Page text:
Apart from churning out hits together during the ‘60s and ‘70s, like Aag, Jaise Jante Naheen, Baharein Phir Aaeingee, Dil Diya Dard Liya, Najma, Afsana Zindagi Ka, Mohabbat, Aurat Ek Paheli, Naukar, Mohabbat Zinndagi Hai, Jab Jab Phool Khilay, Phool Mere Gulshan Ka, Daman Aur Chingari etc, the Ali-Zeb couple has remained a duo to be admired for social service and cultural contribution to the civic life.

Waheed and Zeba
It was as if the world was waiting for them with bated breath. Fewer pairs in the history of the sub-continental cinema have awakened such interest and curiosity as Waheed Murad and Zeba. She was senior to him and had worked with all top heroes of her time, being cast together with Sudhir (Baghi Sipahi) Darpan Jab Se Dekha Hai Tumhein), Kamal (Tauba and Ashiana), Mohammed Ali (Head Constable) and Ratan Kumar (Sameera), before she got a chance to star opposite Waheed in Parvez Malik’s Heera Aur Patthar, in 1964. She had more experience, but when they met on the set of Heera Aur Patthar, it was instant magic. Waheed was a happy-go-lucky Youngman,
fresh out of college, with high ideals, and Zeba full of zest and jest, though blessed with poise on the screen. They exchanged couplets, dialogue, jokes, anecdotes, what not, and become friends within a few minutes of their mulaqat. So, it took Parvez Malik to suggest this pair. Before Heera Aur Patthar, or even after that, other producers and directors did not have the insight to realize their compatibility. Even after H aur P succeeded, Waheed was busy working with unequal screen partners like Naghma (Mamta), Bahar (Doctor) and Sabra Sultana (Bahu Begum). Only S.M Yousuf cast Waheed with Zeba in Eid Mubarak, in 1965, which was immensely appreciated. But Arman, in 1966, just changed the screen scope of the Pakistani cinema. The first Platinum Jubilee hit proved that the two merged incredibly. Specially, that last scene of Arman, where they rush into each other’s arms on the popular strains of Sohail Rana, Akela Na Jana, was the talk of the town. They were stars of the decade within the 1st day of the release, and people talked about them as eternal lovers. When they were happy on the screen, the audience felt they were happy off-screen too. When Waheed had a frown on his face in Ehsan, for a scene, where Zeba, a widow did not wear his gift, the cine goers felt the lovers’ tiff crosses over to the real life. Insaniyat, which portrayed parted lovers, Zeba married to a chronic patient (not figuratively) Tariq Aziz and Waheed forced by circumstances to treat him, left a big impression on the people’s minds because Waheed dies in the tragic film. Ehsan and Rishta Hai Pyar Ka were their last pictures together, as Mohammed Ali had proposed to Zeba and they got married. In Kaniz and Jaag Utha Insan, Ali, Zeba and Waheed picturised scenes side by side, and it was a known fact that Mohammed Ali had proposed to Zeba during the making of Kaniz, where, by the way, Waheed did the lead. In an emotional scene, when Waheed slaps Mohammed Ali, the audience clapped for the hero. Immediately after marriage, Ali and Zeba launched Aag, while Waheed changed the leading lady in Doraha, and picked Shamim Ara.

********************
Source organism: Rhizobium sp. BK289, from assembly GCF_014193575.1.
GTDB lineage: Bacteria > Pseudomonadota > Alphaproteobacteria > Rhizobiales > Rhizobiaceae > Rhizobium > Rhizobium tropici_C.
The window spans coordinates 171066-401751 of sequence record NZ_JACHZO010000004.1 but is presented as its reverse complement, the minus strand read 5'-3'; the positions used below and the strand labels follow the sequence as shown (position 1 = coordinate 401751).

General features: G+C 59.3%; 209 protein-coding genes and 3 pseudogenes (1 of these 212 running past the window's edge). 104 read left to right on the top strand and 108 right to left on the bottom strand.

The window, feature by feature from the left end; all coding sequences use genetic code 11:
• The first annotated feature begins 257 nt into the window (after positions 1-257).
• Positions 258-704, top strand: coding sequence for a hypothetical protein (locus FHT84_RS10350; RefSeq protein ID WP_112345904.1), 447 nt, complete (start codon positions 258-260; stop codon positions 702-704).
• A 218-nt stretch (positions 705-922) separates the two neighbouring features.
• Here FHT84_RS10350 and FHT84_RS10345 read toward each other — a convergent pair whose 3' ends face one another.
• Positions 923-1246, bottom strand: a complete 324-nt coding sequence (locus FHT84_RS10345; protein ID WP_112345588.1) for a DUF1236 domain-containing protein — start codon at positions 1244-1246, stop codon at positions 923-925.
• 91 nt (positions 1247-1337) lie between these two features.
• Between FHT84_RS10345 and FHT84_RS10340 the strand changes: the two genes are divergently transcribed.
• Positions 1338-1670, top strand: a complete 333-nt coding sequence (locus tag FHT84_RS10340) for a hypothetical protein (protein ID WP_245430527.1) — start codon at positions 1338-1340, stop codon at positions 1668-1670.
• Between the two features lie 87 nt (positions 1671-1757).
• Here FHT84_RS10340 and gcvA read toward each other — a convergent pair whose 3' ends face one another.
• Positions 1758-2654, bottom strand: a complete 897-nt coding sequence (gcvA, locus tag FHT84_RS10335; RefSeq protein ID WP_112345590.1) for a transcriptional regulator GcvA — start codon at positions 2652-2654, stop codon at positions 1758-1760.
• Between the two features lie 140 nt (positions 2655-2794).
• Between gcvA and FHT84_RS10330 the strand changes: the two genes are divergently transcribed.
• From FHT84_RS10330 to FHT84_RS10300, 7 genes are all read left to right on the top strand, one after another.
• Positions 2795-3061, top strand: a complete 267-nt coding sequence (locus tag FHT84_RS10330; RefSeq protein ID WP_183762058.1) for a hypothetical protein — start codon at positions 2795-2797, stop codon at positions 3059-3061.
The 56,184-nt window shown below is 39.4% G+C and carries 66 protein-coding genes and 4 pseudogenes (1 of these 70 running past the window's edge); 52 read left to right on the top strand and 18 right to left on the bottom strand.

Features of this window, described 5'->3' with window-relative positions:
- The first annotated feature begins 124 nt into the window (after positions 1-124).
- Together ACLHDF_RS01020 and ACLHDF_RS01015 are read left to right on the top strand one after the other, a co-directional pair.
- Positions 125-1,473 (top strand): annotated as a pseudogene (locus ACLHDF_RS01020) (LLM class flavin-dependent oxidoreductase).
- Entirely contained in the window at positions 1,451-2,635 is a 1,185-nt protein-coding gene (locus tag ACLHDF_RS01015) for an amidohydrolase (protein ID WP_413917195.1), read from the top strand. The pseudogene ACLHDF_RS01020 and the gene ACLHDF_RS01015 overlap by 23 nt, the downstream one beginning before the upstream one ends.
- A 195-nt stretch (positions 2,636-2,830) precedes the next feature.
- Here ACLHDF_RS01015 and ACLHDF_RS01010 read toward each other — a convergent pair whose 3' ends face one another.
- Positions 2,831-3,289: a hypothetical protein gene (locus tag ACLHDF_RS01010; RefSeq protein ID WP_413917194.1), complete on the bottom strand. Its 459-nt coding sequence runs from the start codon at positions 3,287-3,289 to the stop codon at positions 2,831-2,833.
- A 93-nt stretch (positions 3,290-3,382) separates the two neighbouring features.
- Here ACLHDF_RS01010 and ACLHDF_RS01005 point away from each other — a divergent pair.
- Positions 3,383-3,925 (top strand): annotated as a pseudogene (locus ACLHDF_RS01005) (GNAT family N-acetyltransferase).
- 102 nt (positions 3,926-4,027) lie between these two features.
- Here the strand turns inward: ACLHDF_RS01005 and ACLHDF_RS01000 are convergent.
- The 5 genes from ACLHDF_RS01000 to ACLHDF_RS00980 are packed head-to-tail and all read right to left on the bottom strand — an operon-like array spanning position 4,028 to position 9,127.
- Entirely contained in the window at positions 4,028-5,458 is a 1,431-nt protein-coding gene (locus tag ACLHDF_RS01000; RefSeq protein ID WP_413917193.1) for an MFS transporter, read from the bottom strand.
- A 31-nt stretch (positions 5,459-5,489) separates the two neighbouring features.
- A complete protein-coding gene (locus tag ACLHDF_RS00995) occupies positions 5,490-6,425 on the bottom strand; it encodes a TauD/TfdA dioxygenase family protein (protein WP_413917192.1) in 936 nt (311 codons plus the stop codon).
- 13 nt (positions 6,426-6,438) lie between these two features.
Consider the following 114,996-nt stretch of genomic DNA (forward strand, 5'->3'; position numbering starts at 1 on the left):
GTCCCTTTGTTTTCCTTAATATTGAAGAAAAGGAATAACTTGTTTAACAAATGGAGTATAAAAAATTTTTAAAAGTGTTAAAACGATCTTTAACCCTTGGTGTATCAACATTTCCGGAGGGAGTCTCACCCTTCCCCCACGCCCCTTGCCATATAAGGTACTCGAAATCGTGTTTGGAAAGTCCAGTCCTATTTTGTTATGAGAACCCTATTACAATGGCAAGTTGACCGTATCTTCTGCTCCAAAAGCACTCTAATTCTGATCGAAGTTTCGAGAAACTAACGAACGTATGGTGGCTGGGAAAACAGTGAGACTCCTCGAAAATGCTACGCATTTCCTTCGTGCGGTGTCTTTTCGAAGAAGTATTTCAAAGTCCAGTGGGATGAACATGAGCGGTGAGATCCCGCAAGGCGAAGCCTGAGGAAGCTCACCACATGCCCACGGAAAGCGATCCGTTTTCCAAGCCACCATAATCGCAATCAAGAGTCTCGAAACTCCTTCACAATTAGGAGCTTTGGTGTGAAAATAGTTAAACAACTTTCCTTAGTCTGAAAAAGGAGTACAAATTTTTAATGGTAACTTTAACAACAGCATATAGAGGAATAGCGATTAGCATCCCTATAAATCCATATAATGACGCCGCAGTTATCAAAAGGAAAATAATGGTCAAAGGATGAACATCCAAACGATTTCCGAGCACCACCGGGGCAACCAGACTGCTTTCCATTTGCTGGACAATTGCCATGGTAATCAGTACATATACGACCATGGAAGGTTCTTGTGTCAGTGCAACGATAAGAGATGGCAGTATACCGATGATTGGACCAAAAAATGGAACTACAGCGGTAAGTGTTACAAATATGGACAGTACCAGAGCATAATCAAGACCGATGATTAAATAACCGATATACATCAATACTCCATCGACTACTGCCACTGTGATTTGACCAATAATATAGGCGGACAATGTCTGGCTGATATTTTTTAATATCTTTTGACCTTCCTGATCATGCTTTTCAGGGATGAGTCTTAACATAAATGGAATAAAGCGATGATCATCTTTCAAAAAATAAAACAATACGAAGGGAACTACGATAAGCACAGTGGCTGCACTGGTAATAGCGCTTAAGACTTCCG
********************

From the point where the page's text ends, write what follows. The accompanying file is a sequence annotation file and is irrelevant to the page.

Only close circles of Waheed know that Shamim Ara was just a replacement. All the dialogue and songs were for Zeba. Bhooli huee hoon dastan was an echo of the sad heart. And Haan isse morr par/ iss jagah baith kar tum ne wadah kiya tha sath do gey zindagi bhar/ chorr kar tum na jaoge haan issi mor par… what it meant just doesn’t need words to convey.

Aslam Parvez and Noor Jehan
The prince ruled the dreamy kingdom of the films, and the nightingale sang on till the day she was weighed down with the eternal sleep. The word will remember Aslam Parvez as the villain in flannelled slacks and a top hat perched soberly on the forehead. But the man started off as the Prince charming and in the best of those movies he was paired of with Madam Noor Jehan. They first crossed paths in Patey Khan, in 1955, which was an instant hit. Later, in 1958, they again met in another hit Punjabi flick, Choomantaar. Pardesan was not so successful. It is incredible to note today that Aslam played a negative and
a positive role opposite Noor Jehan in two films, Neend and Koel, the same year i.e. 1959, and both proved to be successful. With such big hits together, it’s strange they were never paired again. That’s unlike lollywood! Aslam Parvez, a man with a distinct sense of trendy wardrobe and a vital understanding of gestures and foot lingo, was a suave male lead, as against an otherwise sexy, but largely awkward film star, Noor Jehan. The sauce she exuded was due to her liberal pout, which she maintained till the end, and even on the censorious Zia-day tube, and those high cheekbones and Kajal-decorated eyes. She also wore some revealing dresses in her days, including that one-piece bathing suit on the Clifton beach, in Koel, with Aslam Parvez by her side. Off the screen, though, Noor Jahan was married to Shukat Hussain Rizvi and in fact, Aslam Parvez had longer pairing and more films with Sabiha. So no hint of an off-the screen romance there.
Nadeem and Shabnum